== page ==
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Friday, May 17, 2013

Dumpling Diversion: Momos and Mo' Momos from Red Chilli and Binita's Kitchen

Chicken Momos from Red Chilli
A couple of weeks ago I stumbled across new Tenderloin restaurant Red Chilli, self-identified as an Indian Nepalese restaurant, in its "Grand Opening" phase. I had just eaten lunch, so I filed it in my now-faulty memory banks.  It was only when it showed up in Yelp's New Business Openings listing today that I remembered I had forgotten about it. Did it have momos on the menu? Yes indeed, and since I am on a perennial momo hunt I decided to check it out at lunchtime.

Momos are Tibetan-Nepalese-Bhutanese dumplings with meat or vegetarian fillings that come in a variety of shapes and sizes and are analogous to a number of Chinese dumplings. Red Chilli's hand-made momos come in the familiar crescent shape similar to Japanese gyoza or (some) Chinese jiaozi/pot stickers, and a choice of chicken or vegetarian filling is offered. (Red Chilli serves Halal food, and all entrees are either vegetarian, chicken, or lamb). They come ten to an order, accompanied by a house-made dipping sauce.  Together with a small bowl of lentil soup, an order of Red Chilli momos made for a substantial lunch.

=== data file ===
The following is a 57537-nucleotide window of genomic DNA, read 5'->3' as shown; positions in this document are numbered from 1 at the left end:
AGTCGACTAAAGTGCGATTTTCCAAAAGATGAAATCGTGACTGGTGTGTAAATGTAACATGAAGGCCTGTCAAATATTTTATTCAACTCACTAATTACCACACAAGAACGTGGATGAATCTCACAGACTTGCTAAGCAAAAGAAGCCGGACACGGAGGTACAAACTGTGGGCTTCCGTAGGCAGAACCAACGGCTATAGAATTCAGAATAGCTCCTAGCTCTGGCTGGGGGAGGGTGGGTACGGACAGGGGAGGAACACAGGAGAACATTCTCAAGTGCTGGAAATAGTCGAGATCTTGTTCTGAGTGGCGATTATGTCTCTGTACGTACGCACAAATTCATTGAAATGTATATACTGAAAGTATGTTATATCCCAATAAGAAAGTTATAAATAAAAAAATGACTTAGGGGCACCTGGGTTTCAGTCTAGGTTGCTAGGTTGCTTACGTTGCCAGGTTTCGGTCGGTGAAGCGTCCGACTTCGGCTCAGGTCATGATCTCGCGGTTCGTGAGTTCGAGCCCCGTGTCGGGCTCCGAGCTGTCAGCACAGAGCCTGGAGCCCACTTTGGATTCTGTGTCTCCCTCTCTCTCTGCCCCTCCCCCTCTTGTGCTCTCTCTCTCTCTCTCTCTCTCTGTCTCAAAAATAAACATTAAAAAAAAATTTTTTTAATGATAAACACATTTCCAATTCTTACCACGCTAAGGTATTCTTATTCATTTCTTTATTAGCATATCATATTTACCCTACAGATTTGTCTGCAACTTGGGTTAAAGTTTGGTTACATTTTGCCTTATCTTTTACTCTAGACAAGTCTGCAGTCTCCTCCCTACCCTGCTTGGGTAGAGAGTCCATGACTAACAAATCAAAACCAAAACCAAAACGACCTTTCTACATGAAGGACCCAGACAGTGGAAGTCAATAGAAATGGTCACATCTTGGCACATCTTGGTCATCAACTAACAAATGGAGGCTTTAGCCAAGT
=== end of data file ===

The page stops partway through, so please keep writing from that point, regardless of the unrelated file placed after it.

Red Chilli's momos reminded me of those I've had at a number of places in New York's Jackson Heights, where crescent-shaped dumplings seem to prevail; Binita Pradhan (see below) tells me this is the traditional Tibetan style.  The nicely spiced, finely minced chicken filling and slightly chewy thin wrappers brought back memories of 74th & Roosevelt, and I'd say that Red Chilli's were as good as any I've had in Queens.  The house dipping sauce, too, may be the best I've had with this style of momos. Red Chilli's momos are as good an introduction to Tibetan-style momos as you are likely to find in San Francisco. There are a lot of other items to try on Red Chilli's menu, of course, and I plan to return for more. The menu includes useful explanations of items, and Nepalese specialties are flagged.

My momo lunch put me in the mood to drop by Off the Grid: Fort Mason Center to say hello to my Nepali friend Binita of Bini's Kitchen, and maybe talk momos.  She, of course, twisted my arm and I ended up with an order of her turkey momos for an early dinner.  Bini's Kitchen's hemispheric momos were the traditional Nepali shape, she said, and she prefers them because they hold more filling (confirmed by what I recall from my 10th grade Solid Geometry class). The amount of filling in eight of Bini's bigger, more pillowy dumplings exceeded that of the ten crescent shaped ones from Red Chilli, and was just as savory. If I had one request, it would be a little more spice heat in the orange sauce that topped the Bini's Kitchen Momos.

In New York I once sampled the momos at four different establishments, all in a short walking distance  from the same subway station, in the course of an afternoon. They were smaller servings, I recall six to eight per plate. That feat is not possible in San Francisco, but with 10 momos at lunch and 8 larger ones at dinner, I came damn close today.



Where noshed: Red Chilli, 522 Jones Street, San Francisco; Binita's Kitchen, Off the Grid: Fort Mason Center, San Francisco

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